Women’s Studies Professor Takes a Vacation

How easy do some college professors have it?  Here is a paragraph from an Aug. 28 story in the Chronicle of Higher Education about the effect of recession-hit Nevada’s higher-education budget cuts at the University of Nevada-Las Vegas:

One person who hasn’t spent much time on the campus since May is [Lynn] Comella.  Sitting behind a desk piled with files and loose papers from spring semester, the women’s-studies professor was too discouraged by this year’s session of the Legislature to return to her small fourth-floor office all summer.  “For some of us, we needed the summer to regroup,” she says.

How fascinating!  A professor doesn’t feel like going to work because she’s “discouraged,” so she takes a three-month vacation, paid for by the taxpayers of a state whose unemployment rate has hovered between 13 percent and 15 percent over the past year.

This made me curious about exactly what Comella does with herself on Nevada taxpayers’ dime when she’s not too discouraged to venture into her campus office.  So I looked her up on the UNLV women’s studies website. Here is what it says:

Dr. Lynn Comella earned her Ph.D. in Communication from the University of Massachusetts, Amherst, September 2004, her M.A. in Gender Studies and Feminist Theory, The New School for Social Research, May 1996, and her B.A.(Highest Distinction) in Psychology, with minors in Anthropology and Women’s Studies, May 1990.  Her research and teaching interests include media and popular culture, gender and consumer culture, sexuality studies, and ethnographic research.  She is presently at work on a book project that explores the history and retail culture of women-owned sex toy stores in the United States.

“Women-owned sex toy stores”?  You can’t make this stuff up.

I decided to delve further, to find out what the Department of Women’s Studies (yes, there is one) at UNLV is all about.  Here is the department’s “Mission Statement”:

Throughout history and in all known cultures, power has been distributed differentially (and unequally) according to gender.  Certain men have traditionally determined what counts as "knowledge" and will, therefore, be reproduced and circulated as "truth."  Women's Studies both critiques existing androcentric theories and methodologies, and seeks to reconstruct and reproduce knowledge to include the experience of the previously excluded.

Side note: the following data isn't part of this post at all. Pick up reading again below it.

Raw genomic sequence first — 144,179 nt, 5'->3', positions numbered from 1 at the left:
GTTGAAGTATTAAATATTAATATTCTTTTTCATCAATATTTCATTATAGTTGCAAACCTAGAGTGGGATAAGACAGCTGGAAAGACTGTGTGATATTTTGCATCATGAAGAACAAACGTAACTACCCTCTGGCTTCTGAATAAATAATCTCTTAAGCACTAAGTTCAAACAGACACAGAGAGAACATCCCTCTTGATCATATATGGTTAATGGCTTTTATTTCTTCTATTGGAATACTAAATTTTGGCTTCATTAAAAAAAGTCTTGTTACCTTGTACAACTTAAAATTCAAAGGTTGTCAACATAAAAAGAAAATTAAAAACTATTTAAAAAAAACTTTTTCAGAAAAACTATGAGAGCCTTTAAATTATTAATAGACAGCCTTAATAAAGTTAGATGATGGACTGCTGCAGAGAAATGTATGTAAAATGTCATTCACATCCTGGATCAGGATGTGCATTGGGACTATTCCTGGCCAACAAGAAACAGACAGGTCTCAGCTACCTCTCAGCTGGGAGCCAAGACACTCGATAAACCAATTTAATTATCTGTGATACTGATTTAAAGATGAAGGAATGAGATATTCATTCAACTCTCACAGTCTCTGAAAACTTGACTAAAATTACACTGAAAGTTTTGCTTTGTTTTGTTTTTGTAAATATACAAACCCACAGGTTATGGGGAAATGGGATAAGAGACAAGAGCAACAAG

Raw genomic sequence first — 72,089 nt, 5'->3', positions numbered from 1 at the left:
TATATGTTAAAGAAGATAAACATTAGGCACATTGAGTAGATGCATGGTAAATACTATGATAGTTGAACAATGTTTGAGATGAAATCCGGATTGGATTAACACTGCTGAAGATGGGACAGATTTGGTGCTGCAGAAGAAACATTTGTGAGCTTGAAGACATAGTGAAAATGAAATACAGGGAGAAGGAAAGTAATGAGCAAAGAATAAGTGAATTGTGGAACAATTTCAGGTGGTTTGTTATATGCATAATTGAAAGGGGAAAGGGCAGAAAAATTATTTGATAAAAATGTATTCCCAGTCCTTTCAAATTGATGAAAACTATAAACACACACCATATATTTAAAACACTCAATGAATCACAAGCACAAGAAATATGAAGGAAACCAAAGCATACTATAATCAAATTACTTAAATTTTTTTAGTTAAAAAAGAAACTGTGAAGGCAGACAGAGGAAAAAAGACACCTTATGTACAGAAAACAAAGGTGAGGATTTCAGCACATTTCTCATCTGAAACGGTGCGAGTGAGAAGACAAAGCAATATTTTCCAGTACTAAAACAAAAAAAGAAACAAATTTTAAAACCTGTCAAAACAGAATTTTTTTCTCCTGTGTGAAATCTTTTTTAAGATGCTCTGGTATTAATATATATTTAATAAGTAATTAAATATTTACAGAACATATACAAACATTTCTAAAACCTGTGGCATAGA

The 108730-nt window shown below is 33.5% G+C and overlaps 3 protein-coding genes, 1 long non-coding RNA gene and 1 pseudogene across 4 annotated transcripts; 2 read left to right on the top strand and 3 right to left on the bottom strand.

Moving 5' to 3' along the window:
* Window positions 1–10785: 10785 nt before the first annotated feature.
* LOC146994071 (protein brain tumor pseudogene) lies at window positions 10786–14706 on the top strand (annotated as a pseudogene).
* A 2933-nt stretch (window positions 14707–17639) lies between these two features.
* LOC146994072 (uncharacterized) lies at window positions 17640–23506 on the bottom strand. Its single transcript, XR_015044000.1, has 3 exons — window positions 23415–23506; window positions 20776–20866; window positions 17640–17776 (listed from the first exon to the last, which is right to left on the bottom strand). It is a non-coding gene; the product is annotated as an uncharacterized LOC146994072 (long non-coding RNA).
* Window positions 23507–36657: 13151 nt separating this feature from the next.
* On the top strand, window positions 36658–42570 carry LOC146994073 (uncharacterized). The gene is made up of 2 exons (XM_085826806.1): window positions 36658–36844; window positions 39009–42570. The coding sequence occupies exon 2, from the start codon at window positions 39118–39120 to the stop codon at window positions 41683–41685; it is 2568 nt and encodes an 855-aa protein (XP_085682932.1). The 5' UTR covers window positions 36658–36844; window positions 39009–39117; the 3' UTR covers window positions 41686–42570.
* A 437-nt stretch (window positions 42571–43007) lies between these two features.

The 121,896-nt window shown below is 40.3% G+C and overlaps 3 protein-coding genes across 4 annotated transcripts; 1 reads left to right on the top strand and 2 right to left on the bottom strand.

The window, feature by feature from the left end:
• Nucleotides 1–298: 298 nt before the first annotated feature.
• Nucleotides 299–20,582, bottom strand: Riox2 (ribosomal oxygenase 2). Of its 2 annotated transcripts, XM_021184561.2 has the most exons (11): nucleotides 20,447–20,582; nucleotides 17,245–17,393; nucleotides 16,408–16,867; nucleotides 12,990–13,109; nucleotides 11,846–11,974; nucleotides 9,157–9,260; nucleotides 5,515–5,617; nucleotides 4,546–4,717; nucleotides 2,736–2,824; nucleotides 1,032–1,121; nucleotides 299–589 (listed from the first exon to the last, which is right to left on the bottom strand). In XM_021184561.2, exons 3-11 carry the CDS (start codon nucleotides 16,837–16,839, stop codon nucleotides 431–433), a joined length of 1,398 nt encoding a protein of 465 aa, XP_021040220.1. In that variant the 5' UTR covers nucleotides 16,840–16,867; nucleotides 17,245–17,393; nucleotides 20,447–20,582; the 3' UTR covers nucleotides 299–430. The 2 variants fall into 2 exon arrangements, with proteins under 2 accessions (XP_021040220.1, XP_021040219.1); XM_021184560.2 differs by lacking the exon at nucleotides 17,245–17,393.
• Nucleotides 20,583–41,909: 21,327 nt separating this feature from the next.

“Androcentric theories”!  “Knowledge” and “truth” as fabrications made up by male chauvinist patriarchs!  A woman needs a man like a fish needs a bicycle!

Now for some of the department’s undergraduate course offerings. “Feminist Theory,” “Feminist Research Methodology,” “Feminist Praxis,” “Chicana Feminism,” “Critical Race Feminism,” “Feminism & Activism,” Gender & Consumer Culture,” “Bodies, Sex and Health.”  Do you have to take those courses?  Yes, you do, or at least some of them, if you want to major in women’s studies at UNLV.  Only 30 out of UNLV’s 22,000-odd undergraduates actually major in women’s studies, however.  The feminist courses draw students mostly because UNLV forces all its undergraduates to take a “multicultural course” that examines “cultural similarities and differences in the United States based upon two or more attributes (e.g. ethnicity, race, gender, age, religion, sexual orientation and disabilities).”  Women’s studies courses fulfill that requirement.

This past spring, as part of a move to cut $47.5 million from UNLV’s budget over the next two years, the administration announced it would drop several majors, including women’s studies.  Since the women’s studies department employs four full-time faculty members, including Comella, it’s not surprising that she was feeling blue.

The proposal to cut women’s studies was mostly prompted by the program’s chronically low enrollments, but there were also criticisms that the courses consisted largely of indoctrination in identity politics and feminist groupthink.  In a guest column for Las Vegas City Life, Jan Oller, former adjunct instructor in the department, wrote: